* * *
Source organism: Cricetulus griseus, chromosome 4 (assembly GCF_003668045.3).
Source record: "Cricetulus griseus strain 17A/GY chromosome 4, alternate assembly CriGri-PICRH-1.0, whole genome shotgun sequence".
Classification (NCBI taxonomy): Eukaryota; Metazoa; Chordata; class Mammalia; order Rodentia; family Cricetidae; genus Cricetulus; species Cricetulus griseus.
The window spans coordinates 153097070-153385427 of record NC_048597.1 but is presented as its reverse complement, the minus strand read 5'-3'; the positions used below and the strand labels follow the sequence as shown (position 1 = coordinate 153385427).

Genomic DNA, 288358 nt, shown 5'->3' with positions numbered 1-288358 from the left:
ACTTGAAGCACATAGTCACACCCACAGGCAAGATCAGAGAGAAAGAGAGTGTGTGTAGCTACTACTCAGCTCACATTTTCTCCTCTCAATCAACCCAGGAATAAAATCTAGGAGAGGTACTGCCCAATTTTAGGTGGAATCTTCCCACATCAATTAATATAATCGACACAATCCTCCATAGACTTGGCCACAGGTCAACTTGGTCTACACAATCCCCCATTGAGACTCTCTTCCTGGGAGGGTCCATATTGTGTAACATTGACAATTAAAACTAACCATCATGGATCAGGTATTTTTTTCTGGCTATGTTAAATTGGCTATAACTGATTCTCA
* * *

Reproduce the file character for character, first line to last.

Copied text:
Source organism: Cricetulus griseus, chromosome 4 (assembly GCF_003668045.3).
Source record: "Cricetulus griseus strain 17A/GY chromosome 4, alternate assembly CriGri-PICRH-1.0, whole genome shotgun sequence".
Classification (NCBI taxonomy): Eukaryota; Metazoa; Chordata; class Mammalia; order Rodentia; family Cricetidae; genus Cricetulus; species Cricetulus griseus.
The window spans coordinates 153097070-153385427 of record NC_048597.1 but is presented as its reverse complement, the minus strand read 5'-3'; the positions used below and the strand labels follow the sequence as shown (position 1 = coordinate 153385427).

Genomic DNA, 288358 nt, shown 5'->3' with positions numbered 1-288358 from the left:
ACTTGAAGCACATAGTCACACCCACAGGCAAGATCAGAGAGAAAGAGAGTGTGTGTAGCTACTACTCAGCTCACATTTTCTCCTCTCAATCAACCCAGGAATAAAATCTAGGAGAGGTACTGCCCAATTTTAGGTGGAATCTTCCCACATCAATTAATATAATCGACACAATCCTCCATAGACTTGGCCACAGGTCAACTTGGTCTACACAATCCCCCATTGAGACTCTCTTCCTGGGAGGGTCCATATTGTGTAACATTGACAATTAAAACTAACCATCATGGATCAGGTATTTTTTTCTGGCTATGTTAAATTGGCTATAACTGATTCTCA